This empty Common Whelk shell, picked up on the beach, is mostly covered with the calcareous tubes of a marine polychaete worm called Pomatoceros triqueter, also known as “German writing”. The tubes are a frequent sight on rocks at the beach and also on objects such as pebbles and driftwood. The tubes attached to the outer surface of the shell may have been made while the whelk was still alive and moving about. Those within the mouth of the empty shell were definitely attached after the gastropod mollusc had died and its flesh had been removed from the shell.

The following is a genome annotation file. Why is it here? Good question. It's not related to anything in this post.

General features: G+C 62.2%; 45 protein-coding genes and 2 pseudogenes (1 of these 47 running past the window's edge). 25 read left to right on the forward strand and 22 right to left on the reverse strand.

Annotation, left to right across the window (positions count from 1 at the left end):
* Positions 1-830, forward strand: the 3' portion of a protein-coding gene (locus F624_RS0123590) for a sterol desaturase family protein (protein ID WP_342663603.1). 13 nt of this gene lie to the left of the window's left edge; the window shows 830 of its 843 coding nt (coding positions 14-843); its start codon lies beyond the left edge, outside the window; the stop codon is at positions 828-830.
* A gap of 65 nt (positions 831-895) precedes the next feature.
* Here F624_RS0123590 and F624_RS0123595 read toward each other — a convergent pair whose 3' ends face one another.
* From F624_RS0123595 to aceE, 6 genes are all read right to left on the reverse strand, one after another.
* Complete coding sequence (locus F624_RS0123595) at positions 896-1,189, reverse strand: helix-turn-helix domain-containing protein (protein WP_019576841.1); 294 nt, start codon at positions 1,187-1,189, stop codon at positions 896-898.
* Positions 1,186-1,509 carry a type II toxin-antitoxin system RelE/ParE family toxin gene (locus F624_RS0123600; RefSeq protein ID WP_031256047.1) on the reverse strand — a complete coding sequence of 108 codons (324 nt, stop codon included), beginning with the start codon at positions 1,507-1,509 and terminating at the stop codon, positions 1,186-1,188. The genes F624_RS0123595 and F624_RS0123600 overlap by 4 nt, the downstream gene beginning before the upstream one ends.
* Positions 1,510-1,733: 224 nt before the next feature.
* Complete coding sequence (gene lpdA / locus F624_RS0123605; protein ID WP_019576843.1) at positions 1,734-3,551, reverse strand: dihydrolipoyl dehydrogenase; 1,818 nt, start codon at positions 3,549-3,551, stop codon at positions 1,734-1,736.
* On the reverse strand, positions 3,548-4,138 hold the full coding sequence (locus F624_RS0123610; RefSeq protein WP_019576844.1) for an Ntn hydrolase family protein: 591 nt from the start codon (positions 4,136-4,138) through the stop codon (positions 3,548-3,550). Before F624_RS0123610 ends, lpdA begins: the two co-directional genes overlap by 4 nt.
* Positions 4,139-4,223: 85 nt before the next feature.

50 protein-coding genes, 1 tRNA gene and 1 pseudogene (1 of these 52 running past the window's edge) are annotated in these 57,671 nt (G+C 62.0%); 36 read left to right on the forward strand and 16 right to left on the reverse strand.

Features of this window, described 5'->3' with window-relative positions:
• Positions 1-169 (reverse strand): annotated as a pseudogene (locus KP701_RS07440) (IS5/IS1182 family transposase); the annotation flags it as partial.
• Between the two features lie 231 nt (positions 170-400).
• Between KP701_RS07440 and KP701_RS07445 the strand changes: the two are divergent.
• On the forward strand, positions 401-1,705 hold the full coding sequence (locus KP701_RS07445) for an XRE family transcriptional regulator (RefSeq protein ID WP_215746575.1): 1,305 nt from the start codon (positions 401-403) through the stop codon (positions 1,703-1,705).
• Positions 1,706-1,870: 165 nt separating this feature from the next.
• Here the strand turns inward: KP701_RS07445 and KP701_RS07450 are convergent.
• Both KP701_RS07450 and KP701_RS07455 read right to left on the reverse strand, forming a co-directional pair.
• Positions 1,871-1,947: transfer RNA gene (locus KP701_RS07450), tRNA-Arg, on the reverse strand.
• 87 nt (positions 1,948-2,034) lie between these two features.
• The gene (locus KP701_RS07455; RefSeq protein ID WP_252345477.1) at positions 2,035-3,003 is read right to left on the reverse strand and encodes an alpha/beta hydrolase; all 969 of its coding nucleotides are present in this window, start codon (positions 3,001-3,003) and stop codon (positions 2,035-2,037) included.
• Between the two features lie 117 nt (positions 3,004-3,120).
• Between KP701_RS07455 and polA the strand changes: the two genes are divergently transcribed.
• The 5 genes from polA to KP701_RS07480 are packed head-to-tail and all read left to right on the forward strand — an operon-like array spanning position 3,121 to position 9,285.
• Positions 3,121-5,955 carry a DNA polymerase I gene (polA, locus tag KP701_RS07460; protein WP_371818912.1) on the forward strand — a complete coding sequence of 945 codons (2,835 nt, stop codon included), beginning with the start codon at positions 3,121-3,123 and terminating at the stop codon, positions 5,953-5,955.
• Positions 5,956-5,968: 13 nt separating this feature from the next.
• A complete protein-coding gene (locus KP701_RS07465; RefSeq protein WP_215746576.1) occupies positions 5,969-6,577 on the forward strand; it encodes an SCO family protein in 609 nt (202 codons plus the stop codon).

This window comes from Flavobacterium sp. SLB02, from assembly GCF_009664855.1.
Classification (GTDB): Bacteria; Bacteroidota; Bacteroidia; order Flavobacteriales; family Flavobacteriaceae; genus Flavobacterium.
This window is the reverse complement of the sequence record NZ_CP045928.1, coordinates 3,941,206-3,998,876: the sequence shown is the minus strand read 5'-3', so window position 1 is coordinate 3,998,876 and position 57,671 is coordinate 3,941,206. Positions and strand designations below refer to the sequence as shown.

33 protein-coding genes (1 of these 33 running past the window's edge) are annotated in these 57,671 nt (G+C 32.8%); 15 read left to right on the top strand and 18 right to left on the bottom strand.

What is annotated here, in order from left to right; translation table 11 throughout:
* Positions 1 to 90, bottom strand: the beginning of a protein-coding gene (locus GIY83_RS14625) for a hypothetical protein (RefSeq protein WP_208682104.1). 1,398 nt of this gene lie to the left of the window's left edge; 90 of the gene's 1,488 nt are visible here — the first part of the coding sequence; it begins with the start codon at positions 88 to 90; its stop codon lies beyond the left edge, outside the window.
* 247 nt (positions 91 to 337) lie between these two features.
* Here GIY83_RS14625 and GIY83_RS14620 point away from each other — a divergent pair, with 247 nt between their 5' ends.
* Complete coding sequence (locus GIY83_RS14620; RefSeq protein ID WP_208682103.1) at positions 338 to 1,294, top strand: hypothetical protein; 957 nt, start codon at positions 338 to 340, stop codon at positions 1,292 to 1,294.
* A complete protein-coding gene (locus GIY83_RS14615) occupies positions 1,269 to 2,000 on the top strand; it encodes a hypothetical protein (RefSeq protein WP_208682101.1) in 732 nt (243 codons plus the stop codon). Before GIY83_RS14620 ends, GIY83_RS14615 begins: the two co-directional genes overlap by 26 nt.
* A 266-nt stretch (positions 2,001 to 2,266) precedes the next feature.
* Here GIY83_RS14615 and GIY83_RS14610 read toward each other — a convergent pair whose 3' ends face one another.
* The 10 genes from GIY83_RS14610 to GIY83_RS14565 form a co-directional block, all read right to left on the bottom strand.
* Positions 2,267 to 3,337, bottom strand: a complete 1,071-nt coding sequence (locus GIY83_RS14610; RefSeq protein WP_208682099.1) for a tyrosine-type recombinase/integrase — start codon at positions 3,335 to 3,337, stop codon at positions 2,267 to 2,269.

Organisms that live on the outside of other creatures in this way are known as epibionts. Usually epibionts are neither parasites that occupy a rather one-sided relationship with the host where they rely on it for nutrients and frequently damage it; nor symbionts where both organisms depend on each other in a mutually beneficial relationship; but maybe they could be called commensals in that the host is not damaged by the attached organism but merely provides a surface of attachment, and both organisms share the same environment.
The images below show the distinct patterns where calcareous tubes of Pomatoceros triqueter have been attached (but now removed) on a pebble at Chesil Cove in Dorset; also some in situ shots of Pomatoceros tubes attached to low shore rocks, along with the sand-grain tubes of the Honeycomb Worm (Sabellaria alveolata), at Mewslade Bay in Gower.
COPYRIGHT JESSICA WINDER 2014
All Rights Reserved